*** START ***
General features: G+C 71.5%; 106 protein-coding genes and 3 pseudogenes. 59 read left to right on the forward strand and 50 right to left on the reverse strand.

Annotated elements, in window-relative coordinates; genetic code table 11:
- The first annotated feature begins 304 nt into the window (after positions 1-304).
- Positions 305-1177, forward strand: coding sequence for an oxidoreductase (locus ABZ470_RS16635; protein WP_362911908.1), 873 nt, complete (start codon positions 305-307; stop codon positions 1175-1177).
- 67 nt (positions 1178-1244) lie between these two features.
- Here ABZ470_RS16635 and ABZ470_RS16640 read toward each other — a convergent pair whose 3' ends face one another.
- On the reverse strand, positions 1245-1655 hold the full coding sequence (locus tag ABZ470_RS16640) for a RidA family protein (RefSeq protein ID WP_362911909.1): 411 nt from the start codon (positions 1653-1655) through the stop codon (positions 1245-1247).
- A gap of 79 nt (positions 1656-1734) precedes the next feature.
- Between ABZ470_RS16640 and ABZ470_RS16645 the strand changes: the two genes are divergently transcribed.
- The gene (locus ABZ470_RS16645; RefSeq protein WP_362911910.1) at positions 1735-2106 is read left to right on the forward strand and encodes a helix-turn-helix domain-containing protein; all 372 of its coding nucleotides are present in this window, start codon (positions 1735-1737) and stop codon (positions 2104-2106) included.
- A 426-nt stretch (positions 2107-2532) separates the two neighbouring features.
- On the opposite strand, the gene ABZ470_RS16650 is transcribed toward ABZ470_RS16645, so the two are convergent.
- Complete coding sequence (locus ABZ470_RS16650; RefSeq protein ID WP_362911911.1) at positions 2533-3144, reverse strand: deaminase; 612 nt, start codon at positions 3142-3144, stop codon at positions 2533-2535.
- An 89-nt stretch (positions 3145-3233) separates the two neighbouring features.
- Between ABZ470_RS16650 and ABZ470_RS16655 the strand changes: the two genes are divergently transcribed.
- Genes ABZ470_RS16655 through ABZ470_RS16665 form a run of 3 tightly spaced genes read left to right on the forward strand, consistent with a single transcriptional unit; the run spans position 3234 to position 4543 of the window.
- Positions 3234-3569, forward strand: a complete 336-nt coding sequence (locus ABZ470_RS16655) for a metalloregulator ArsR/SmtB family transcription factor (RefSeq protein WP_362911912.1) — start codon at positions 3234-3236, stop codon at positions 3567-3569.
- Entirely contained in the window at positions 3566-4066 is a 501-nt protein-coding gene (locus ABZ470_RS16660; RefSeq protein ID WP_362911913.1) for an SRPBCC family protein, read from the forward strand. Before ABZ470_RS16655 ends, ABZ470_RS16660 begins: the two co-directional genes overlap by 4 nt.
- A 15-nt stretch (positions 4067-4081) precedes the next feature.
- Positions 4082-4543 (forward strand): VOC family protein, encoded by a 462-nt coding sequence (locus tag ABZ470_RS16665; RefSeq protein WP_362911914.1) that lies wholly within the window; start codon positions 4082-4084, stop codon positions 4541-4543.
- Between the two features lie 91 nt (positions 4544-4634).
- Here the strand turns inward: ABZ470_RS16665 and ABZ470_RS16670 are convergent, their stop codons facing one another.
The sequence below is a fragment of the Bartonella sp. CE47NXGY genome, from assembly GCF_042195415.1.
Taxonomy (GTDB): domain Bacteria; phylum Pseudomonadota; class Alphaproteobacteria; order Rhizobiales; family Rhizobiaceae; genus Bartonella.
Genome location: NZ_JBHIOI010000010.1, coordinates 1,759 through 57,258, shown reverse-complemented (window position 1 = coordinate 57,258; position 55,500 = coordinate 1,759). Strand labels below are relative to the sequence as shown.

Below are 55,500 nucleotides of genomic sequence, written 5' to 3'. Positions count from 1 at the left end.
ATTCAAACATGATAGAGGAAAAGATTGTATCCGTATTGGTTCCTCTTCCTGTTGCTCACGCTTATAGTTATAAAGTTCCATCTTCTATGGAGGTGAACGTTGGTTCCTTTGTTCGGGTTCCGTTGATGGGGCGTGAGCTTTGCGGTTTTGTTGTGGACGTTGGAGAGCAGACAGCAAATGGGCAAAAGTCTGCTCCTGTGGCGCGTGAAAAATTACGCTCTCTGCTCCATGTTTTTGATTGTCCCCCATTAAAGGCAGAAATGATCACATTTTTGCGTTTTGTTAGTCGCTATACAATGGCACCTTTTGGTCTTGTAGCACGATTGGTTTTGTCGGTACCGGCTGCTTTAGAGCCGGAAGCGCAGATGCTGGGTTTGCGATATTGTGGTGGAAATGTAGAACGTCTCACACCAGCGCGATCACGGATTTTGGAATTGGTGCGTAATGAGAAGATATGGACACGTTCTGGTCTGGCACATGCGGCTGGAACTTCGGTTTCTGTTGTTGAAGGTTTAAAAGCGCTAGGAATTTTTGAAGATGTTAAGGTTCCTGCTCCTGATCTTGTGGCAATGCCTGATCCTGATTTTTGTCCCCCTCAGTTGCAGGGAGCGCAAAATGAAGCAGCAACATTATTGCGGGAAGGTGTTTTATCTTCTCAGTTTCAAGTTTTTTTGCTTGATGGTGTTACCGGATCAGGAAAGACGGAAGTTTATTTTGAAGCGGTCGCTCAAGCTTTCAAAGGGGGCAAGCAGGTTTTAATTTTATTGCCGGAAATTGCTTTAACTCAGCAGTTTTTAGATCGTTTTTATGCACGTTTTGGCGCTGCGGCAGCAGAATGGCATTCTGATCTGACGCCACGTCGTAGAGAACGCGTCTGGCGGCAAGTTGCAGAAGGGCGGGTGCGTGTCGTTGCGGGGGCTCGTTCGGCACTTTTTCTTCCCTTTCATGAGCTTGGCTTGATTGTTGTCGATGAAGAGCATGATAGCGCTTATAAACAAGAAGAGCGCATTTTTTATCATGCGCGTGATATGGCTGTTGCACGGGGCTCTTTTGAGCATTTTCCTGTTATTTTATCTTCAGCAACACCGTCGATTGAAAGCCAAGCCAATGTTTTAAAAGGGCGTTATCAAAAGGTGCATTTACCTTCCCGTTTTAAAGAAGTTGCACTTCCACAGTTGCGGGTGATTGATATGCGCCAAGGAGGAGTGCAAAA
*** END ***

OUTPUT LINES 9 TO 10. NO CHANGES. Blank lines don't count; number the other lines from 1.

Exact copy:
- Between ABZ470_RS16640 and ABZ470_RS16645 the strand changes: the two genes are divergently transcribed.
- The gene (locus ABZ470_RS16645; RefSeq protein WP_362911910.1) at positions 1735-2106 is read left to right on the forward strand and encodes a helix-turn-helix domain-containing protein; all 372 of its coding nucleotides are present in this window, start codon (positions 1735-1737) and stop codon (positions 2104-2106) included.